In some women the entrance of the womb (the cervix) opens too early in the pregnancy and causes a miscarriage in the third to sixth month. This is known as having a weak (or incompetent) cervix. It is overestimated as a cause of miscarriage because there is no really reliable test for it outside of pregnancy.
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If you have polycystic ovaries your ovaries are slightly larger than normal ovaries and produce more small follicles than normal. This may be linked to an imbalance of hormones. Just under half of women with recurrent early miscarriages have polycystic ovaries; this is about twice the number of women in the general population. Having polycystic ovaries is not a direct cause of recurrent miscarriage and it does not mean that you are at any greater risk of further miscarriages. We are not sure what the link is. Many women with polycystic ovaries and recurrent miscarriage have high levels of a hormone called luteinising hormone (LH) in their blood. Reducing the level of LH before pregnancy, however, does not improve your chances of a successful birth.
Prolactin is a hormone which prepares a pregnant woman’s breasts to produce milk. When a woman produces too much prolactin, this is known as hyperprolactinaemia. It is not yet clear whether this condition plays a role in recurrent miscarriage because the evidence is conflicting.
If a serious infection gets into your bloodstream it may lead to a miscarriage. If you get a vaginal infection called bacterial vaginosis early in your pregnancy, it may increase the risk of having a miscarriage around the fourth to sixth month or of giving birth early. It is not clear, though, whether infections cause recurrent miscarriage; for this to happen, the bacteria or virus would need to be able to survive in your system without causing enough symptoms to be noticed. This rules out illnesses like measles, herpes, listeria, toxoplasmosis and cytomegalovirus (so you do not need to be tested for them if you have recurrent miscarriages)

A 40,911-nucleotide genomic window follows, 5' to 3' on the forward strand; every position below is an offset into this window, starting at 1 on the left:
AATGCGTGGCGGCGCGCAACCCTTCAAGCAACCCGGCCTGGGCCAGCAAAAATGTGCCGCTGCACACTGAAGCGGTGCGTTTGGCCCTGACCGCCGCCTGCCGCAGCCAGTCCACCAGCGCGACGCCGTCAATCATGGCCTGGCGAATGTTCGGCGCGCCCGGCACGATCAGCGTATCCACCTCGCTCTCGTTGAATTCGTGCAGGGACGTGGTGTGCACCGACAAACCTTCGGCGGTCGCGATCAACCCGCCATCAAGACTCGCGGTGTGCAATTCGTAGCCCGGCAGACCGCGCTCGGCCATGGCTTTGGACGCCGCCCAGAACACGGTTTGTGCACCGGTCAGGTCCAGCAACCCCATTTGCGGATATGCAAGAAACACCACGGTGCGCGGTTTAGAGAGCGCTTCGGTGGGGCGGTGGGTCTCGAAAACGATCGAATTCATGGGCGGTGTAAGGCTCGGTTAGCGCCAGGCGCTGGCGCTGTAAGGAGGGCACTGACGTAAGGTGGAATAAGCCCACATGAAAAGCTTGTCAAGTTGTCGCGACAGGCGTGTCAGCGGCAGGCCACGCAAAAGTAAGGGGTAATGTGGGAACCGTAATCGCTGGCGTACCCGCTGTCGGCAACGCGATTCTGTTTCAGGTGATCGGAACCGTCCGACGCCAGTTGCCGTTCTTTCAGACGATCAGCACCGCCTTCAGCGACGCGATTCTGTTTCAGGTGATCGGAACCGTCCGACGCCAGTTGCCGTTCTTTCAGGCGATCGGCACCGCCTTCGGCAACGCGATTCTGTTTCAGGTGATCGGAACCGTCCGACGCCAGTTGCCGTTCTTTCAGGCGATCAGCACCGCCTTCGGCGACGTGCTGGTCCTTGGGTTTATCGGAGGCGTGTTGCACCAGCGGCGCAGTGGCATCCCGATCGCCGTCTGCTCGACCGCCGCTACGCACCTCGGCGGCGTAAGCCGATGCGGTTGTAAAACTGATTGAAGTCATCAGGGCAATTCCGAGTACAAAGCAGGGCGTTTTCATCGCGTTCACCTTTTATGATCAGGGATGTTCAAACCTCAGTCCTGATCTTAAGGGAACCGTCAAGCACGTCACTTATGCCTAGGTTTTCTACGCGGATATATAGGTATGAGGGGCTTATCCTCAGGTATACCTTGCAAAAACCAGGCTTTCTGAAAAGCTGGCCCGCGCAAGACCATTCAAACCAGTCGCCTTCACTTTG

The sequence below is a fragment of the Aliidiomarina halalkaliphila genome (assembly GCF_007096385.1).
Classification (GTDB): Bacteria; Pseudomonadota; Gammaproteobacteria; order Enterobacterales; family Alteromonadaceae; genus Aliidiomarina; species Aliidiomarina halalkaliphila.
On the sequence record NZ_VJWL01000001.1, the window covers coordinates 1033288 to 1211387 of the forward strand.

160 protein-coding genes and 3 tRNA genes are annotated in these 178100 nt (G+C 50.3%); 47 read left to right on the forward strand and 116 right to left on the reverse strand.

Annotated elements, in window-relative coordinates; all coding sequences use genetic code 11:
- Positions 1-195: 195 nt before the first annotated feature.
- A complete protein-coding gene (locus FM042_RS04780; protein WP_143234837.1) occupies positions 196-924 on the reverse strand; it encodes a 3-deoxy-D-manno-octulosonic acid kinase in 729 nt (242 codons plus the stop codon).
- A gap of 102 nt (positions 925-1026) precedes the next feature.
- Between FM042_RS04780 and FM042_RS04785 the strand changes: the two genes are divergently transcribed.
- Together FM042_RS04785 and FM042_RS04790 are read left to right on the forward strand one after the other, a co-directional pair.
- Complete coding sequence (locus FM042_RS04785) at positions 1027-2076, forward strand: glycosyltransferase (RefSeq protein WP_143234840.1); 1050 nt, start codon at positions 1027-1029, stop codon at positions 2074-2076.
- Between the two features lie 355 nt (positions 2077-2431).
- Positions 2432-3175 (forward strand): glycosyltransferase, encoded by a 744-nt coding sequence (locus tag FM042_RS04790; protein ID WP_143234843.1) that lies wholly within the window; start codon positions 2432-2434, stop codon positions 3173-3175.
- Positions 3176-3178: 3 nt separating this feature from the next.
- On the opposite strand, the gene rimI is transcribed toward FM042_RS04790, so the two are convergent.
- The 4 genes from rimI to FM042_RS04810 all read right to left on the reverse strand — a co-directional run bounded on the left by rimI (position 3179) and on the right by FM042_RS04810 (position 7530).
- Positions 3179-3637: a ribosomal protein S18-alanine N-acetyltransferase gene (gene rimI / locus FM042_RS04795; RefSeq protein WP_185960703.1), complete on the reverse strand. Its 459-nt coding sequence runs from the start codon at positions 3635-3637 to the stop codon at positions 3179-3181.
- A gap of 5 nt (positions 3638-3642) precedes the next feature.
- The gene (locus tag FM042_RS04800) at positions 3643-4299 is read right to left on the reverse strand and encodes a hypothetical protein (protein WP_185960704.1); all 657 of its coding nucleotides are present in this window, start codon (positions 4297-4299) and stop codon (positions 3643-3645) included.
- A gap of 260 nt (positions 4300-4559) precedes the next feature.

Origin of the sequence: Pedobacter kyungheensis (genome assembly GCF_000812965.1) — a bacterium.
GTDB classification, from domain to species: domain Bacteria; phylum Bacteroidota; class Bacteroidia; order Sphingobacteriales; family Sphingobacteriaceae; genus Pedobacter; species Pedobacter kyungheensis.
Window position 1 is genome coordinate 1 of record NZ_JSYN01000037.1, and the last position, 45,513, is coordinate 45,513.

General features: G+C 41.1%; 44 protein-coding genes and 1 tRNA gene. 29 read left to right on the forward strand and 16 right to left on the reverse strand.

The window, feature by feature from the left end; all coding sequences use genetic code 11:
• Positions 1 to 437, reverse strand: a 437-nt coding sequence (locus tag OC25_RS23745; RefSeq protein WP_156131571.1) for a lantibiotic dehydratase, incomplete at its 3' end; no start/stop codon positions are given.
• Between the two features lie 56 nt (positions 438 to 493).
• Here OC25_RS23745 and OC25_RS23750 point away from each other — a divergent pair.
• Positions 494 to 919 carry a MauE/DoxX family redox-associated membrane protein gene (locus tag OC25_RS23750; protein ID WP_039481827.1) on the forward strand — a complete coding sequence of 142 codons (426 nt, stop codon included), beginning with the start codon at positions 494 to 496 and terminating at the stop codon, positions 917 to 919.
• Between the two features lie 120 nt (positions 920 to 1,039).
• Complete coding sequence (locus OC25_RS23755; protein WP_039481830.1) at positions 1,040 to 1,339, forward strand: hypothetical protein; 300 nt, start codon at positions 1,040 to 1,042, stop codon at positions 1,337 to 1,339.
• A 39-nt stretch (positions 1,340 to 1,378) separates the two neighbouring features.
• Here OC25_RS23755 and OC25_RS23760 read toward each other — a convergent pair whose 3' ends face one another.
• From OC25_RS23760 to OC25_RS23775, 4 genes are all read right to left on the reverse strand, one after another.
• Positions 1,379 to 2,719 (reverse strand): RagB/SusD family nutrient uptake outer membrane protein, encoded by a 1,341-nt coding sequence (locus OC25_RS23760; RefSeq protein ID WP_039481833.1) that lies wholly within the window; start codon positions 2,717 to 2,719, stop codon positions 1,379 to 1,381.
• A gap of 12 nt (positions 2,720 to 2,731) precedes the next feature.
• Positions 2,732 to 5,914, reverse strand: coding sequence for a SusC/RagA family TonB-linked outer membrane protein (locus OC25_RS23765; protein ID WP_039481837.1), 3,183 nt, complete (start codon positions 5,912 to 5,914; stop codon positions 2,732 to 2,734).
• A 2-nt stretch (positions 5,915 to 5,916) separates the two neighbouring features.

This rules out illnesses like measles, herpes, listeria, toxoplasmosis and cytomegalovirus (so you do not need to be tested for them if you have recurrent miscarriages)
Certain inherited conditions mean that your blood may be more likely to clot than is usual. These conditions are known as thrombophilia. They do not, though, mean that a serious blood clot will inevitably develop. Although thrombophilia has been thought to play some part in miscarriage, we do not yet know enough about how or why that is.
Some people have suggested that some women miscarry because their immune system does not respond to the baby in the usual way. This is known as an alloimmune reaction. There is no clear evidence to support this theory.
Diabetes and thyroid problems
Diabetes or thyroid disorders can be factors in single miscarriages. They do not cause recurrent miscarriage, as long as they are treated and kept under control.
WHAT CAN BE DONE?
Supportive antenatal care
Women who have supportive care from the beginning of a pregnancy have a better chance of a successful birth. There is some evidence that attending an early pregnancy clinic (if there is one in your area) can reduce the risk of further miscarriages. Screening for abnormalities in the structure of your womb You should be offered a pelvic ultrasound scan to check for and assess any abnormalities in the structure of your womb, so that they can be treated if necessary.